Continuing with the 2016 year-in-review series, I am going to take a look at broad asset classes in this post. Small stocks in were best overall performers driven by higher domestic exposure and the policies promised during the election (Exhibit 1). Riskier asset classes in general did well led by commodities, high yield, U.S. and emerging market stocks. Dollar rose again albeit much less than prior two years. Fixed income investments were mixed (see below), while foreign stocks lagged once again particularly on the European side. That’s four straight years of outperformance (almost seven actually) for domestic stocks vs foreign counterparts – at some point it WILL reverse.
Exhibit 1 – 2016 Performance for Major Categories
Digging a little deeper into domestic stock market, Small Caps (particularly value) did exceedingly well (Exhibit 2). Mid-caps did great also, while Large Caps had a respectable but relatively lower returns. Value stocks of all sizes outperformed their respective counterparts. I would note that all of these trends were a complete reversal from 2015 and early 2017 is the reversal of 2016. These things are quite cyclical but good luck trying to time it just right.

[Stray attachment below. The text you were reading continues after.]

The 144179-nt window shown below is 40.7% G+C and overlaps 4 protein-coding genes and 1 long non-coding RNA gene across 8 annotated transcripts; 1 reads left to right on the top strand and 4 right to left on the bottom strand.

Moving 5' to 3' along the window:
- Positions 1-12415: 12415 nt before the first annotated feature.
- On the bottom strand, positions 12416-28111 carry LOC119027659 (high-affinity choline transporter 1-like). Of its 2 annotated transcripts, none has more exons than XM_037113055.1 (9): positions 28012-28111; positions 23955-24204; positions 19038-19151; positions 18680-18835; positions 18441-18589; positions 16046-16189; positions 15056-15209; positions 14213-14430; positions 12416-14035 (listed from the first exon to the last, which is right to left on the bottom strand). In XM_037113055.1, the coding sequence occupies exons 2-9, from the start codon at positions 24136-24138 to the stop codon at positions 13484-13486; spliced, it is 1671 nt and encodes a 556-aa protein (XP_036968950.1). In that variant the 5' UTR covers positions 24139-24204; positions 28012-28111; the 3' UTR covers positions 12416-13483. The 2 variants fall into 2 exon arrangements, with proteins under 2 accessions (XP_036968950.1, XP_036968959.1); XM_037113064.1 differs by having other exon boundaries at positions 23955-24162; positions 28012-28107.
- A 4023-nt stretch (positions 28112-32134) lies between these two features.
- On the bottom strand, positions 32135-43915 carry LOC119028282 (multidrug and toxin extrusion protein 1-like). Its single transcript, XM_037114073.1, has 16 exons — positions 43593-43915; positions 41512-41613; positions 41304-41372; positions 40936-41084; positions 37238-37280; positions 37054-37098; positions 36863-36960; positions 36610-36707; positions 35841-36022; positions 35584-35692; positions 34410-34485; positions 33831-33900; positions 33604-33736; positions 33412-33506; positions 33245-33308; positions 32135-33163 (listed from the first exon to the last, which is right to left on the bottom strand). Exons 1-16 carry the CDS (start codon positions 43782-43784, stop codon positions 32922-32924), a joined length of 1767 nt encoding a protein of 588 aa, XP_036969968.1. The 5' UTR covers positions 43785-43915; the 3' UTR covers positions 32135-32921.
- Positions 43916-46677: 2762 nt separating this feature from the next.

Exhibit 2 – 2016 Performance by Style Box
Switching gears to fixed income – the riskier the bonds the better they did in 2016 (Exhibit 3). Corporate bonds of all types were in the lead recovering from a tough 2015. Currency-hedged International bonds did ok, while various rate-sensitive government categories lagged behind, particularly after the election. Munis were the only negative category as they faced reduced tax rates under the new administration and therefore had to re-rate tax-equivalent yields.
Exhibit 3 – 2016 Performance by Fixed Income Groups
In the next post, I will take a closer look at sector and stock performance.